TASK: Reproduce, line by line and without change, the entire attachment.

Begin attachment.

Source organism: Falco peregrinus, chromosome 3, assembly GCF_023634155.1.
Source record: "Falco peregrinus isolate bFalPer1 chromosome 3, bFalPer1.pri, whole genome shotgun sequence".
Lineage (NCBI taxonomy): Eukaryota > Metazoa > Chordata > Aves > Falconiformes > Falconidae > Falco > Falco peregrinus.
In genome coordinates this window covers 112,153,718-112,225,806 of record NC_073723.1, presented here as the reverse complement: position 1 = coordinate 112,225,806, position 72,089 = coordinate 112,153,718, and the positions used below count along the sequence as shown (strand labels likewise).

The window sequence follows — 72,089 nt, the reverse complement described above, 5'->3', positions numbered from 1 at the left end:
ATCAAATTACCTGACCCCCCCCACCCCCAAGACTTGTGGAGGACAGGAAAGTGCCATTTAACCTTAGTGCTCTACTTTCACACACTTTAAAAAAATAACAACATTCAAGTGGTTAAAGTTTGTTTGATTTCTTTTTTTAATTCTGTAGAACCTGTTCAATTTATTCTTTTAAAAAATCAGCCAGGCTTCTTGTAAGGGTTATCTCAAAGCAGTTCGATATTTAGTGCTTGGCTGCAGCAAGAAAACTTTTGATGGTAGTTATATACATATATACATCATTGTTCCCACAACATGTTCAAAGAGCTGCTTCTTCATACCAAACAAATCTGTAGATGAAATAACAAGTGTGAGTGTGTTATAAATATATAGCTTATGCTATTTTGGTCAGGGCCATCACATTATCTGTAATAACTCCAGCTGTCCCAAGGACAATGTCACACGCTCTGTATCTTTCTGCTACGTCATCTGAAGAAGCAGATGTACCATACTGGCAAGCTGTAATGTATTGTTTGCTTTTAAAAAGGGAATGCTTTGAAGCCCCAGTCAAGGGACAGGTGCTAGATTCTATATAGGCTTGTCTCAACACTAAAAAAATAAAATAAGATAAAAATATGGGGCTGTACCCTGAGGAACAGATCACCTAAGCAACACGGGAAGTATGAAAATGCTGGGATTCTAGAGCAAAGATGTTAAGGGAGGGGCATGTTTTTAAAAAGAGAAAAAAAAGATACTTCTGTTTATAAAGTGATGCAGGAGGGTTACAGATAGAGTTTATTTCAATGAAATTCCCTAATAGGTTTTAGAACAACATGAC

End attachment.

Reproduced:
Source organism: Falco peregrinus, chromosome 3, assembly GCF_023634155.1.
Source record: "Falco peregrinus isolate bFalPer1 chromosome 3, bFalPer1.pri, whole genome shotgun sequence".
Lineage (NCBI taxonomy): Eukaryota > Metazoa > Chordata > Aves > Falconiformes > Falconidae > Falco > Falco peregrinus.
In genome coordinates this window covers 112,153,718-112,225,806 of record NC_073723.1, presented here as the reverse complement: position 1 = coordinate 112,225,806, position 72,089 = coordinate 112,153,718, and the positions used below count along the sequence as shown (strand labels likewise).

The window sequence follows — 72,089 nt, the reverse complement described above, 5'->3', positions numbered from 1 at the left end:
ATCAAATTACCTGACCCCCCCCACCCCCAAGACTTGTGGAGGACAGGAAAGTGCCATTTAACCTTAGTGCTCTACTTTCACACACTTTAAAAAAATAACAACATTCAAGTGGTTAAAGTTTGTTTGATTTCTTTTTTTAATTCTGTAGAACCTGTTCAATTTATTCTTTTAAAAAATCAGCCAGGCTTCTTGTAAGGGTTATCTCAAAGCAGTTCGATATTTAGTGCTTGGCTGCAGCAAGAAAACTTTTGATGGTAGTTATATACATATATACATCATTGTTCCCACAACATGTTCAAAGAGCTGCTTCTTCATACCAAACAAATCTGTAGATGAAATAACAAGTGTGAGTGTGTTATAAATATATAGCTTATGCTATTTTGGTCAGGGCCATCACATTATCTGTAATAACTCCAGCTGTCCCAAGGACAATGTCACACGCTCTGTATCTTTCTGCTACGTCATCTGAAGAAGCAGATGTACCATACTGGCAAGCTGTAATGTATTGTTTGCTTTTAAAAAGGGAATGCTTTGAAGCCCCAGTCAAGGGACAGGTGCTAGATTCTATATAGGCTTGTCTCAACACTAAAAAAATAAAATAAGATAAAAATATGGGGCTGTACCCTGAGGAACAGATCACCTAAGCAACACGGGAAGTATGAAAATGCTGGGATTCTAGAGCAAAGATGTTAAGGGAGGGGCATGTTTTTAAAAAGAGAAAAAAAAGATACTTCTGTTTATAAAGTGATGCAGGAGGGTTACAGATAGAGTTTATTTCAATGAAATTCCCTAATAGGTTTTAGAACAACATGAC